Libyan leader Moammar Gadhafi has blamed Osama bin Laden and al-Qaida terrorists for the anti-government protests in his country.
In a Thursday speech relayed to state television by telephone, he said al-Qaida forces had given "hallucinogenic" drugs to youth in Libya to get them to incite unrest. He said people "with any brains" would not take part in the demonstrations. He urged parents to "control" their children and keep them at home.
Independent news reports, however, do not link al-Qaida to the uprising.
Mr. Gadhafi also expressed his condolences for those killed in the unrest in what was his second national address since the protests erupted. And, he said he had become a "symbolic" leader who had no authority to impose rules on Libyans.
The speech came as violence continued between fighters loyal to Mr. Gadhafi and anti-government forces pushing for him to give up power.
Witnesses say the fighting Thursday took place about 200 kilometers east of the capital, Tripoli, in the city of Misrata, where anti-government forces on Wednesday claimed to have taken control of the country's third largest city.
Another clash broke out Thursday just west of the capital in the city of Zawiya. A witness told a reporter for The Associated Press that Gadhafi loyalist forces blasted the minaret of a mosque where protesters were taking refuge.
Mr. Gadhafi's son Saif al-Islam Gadhafi claimed Thursday that the number of people killed by government crackdowns on protesters has been exaggerated.
The overall death toll has been impossible to determine. Human rights groups say they have confirmed about 300 deaths. Witnesses suggest the number is far larger, and Italian Foreign Minister Franco Frattini said Wednesday more than 1,000 people have likely been killed in Libya's week-long uprising.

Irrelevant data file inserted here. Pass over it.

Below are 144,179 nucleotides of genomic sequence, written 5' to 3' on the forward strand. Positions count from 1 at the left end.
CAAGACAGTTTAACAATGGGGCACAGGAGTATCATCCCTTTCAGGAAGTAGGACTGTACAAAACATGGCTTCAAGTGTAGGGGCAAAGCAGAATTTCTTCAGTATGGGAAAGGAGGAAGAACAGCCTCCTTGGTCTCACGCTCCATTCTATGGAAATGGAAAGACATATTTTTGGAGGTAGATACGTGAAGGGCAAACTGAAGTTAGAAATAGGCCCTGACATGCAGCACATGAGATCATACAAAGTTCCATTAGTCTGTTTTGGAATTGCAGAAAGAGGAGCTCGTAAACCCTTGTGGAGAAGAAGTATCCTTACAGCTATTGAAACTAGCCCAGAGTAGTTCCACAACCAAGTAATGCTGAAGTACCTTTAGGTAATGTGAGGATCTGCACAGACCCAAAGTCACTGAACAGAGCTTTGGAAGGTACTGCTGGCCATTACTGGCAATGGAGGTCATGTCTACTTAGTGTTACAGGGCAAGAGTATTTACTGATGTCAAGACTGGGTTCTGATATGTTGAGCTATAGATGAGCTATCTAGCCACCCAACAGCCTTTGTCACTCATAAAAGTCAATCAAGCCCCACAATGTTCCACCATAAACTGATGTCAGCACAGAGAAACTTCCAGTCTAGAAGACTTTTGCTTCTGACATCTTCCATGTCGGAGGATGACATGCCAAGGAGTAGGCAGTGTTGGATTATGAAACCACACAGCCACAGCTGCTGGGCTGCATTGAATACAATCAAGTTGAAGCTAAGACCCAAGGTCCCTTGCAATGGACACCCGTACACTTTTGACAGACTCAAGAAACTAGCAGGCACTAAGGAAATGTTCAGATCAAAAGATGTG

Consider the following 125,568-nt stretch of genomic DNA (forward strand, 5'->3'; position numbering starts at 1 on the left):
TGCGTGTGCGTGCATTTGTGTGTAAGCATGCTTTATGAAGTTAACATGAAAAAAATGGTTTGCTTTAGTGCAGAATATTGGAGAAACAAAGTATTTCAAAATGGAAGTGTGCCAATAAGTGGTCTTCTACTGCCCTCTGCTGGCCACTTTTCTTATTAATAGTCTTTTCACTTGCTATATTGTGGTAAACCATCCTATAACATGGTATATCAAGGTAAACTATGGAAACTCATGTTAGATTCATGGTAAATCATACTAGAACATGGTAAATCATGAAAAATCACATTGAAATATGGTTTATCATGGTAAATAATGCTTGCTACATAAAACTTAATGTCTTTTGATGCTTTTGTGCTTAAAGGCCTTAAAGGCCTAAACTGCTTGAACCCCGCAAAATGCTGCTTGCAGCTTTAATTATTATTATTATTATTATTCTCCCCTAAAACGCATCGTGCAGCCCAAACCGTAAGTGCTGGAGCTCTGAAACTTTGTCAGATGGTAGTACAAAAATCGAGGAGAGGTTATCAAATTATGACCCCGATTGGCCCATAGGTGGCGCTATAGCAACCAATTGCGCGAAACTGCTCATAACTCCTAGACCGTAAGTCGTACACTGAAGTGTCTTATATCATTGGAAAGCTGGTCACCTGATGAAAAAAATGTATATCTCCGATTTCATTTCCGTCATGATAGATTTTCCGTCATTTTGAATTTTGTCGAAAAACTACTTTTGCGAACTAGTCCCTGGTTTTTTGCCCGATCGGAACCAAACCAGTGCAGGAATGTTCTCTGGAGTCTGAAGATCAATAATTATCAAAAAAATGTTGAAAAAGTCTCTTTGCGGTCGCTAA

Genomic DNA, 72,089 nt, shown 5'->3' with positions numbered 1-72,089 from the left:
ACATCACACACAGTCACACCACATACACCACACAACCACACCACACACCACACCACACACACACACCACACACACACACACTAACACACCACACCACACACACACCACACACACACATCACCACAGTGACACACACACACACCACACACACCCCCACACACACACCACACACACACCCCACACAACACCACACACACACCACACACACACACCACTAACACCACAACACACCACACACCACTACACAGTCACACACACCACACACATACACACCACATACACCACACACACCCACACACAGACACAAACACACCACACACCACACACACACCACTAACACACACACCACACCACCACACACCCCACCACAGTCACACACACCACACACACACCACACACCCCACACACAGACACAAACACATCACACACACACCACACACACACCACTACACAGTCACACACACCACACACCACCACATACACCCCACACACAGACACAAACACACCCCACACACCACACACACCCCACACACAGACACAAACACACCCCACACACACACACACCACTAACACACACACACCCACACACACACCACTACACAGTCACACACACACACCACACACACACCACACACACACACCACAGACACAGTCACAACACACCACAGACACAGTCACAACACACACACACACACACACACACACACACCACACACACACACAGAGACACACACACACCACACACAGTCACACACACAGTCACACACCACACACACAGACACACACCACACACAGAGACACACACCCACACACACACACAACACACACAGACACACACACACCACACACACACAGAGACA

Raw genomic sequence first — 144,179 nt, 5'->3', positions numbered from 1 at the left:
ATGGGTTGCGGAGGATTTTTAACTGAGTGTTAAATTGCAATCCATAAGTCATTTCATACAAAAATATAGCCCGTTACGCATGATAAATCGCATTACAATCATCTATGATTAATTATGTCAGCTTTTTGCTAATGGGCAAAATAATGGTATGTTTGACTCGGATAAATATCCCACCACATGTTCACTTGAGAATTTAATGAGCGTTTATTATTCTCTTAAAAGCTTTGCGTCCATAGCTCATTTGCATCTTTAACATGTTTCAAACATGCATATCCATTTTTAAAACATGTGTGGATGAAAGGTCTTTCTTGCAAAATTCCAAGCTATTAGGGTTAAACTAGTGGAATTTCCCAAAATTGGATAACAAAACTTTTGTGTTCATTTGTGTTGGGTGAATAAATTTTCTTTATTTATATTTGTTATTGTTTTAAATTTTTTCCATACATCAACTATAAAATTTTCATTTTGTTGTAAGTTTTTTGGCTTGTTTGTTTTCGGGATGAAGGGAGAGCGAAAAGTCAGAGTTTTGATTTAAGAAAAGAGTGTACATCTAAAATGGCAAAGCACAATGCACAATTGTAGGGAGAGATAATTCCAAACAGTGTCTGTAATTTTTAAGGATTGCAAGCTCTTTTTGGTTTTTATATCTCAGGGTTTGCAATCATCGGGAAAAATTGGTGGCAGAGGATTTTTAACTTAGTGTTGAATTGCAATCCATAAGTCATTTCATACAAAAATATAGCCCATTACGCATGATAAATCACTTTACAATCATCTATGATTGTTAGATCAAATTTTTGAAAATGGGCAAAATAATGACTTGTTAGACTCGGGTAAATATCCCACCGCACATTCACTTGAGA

Slide show of latest situation in Libya
Thursday's fighting came as anti-government forces consolidated control over key eastern cities, and vowed to "liberate" Tripoli.
Protest organizers in the capital, which is Mr. Gadhafi's stronghold, called for new rallies Friday, raising the potential for a new confrontation there.
Armed militiamen and pro-Gadhafi loyalists - a mix of Libyans and African mercenaries - are reportedly roaming through Tripoli and fortifying the city's outer defenses. Security agents are said to be searching for people considered disloyal to the regime.
The U.S. State Department says senior Libyan officials told U.S. diplomats that some members of the media will be allowed into the country to report on the situation. But these same officials said that some reporters have entered Libya illegally and that the government considers these reporters al-Qaida collaborators.
Protesters and mutinous army units are said to be consolidating their hold on nearly the entire eastern half of Libya's 1,600 kilometer-long coastline, setting up rudimentary governments and manning checkpoints along the main roads.
In the eastern city of Benghazi, the cradle of the revolt against Mr. Gadhafi, rebels and supporters thronged the streets waving red, green and black monarchy-era flags and handing out food to passing cars. Benghazi residents also formed units to collect weapons and protect property.
In the eastern city of Baida, police stations, intelligence buildings and other installations representing Mr. Gadhafi's rule stood in ruins as people celebrated in the street. A VOA correspondent at the Egyptian border with Libya says "well-armed men" celebrating their control of the region were chanting and waving the country's pre-Gadhafi-era flag.
The disintegration of Libya's government has added to the relative power of Libya's many tribes, each claiming the loyalty of thousands of members. Colonel Gadhafi's tribe, the Gadhafa, dominates parts of the armed forces. The Warfalla - cut out of the power structure since members allegedly attempted to overturn the regime in 1993 - have backed the eastern rebellion.
Mr. Gadhafi took power in a 1969 coup.
Some information for this report was provided by AP, AFP and Reuters.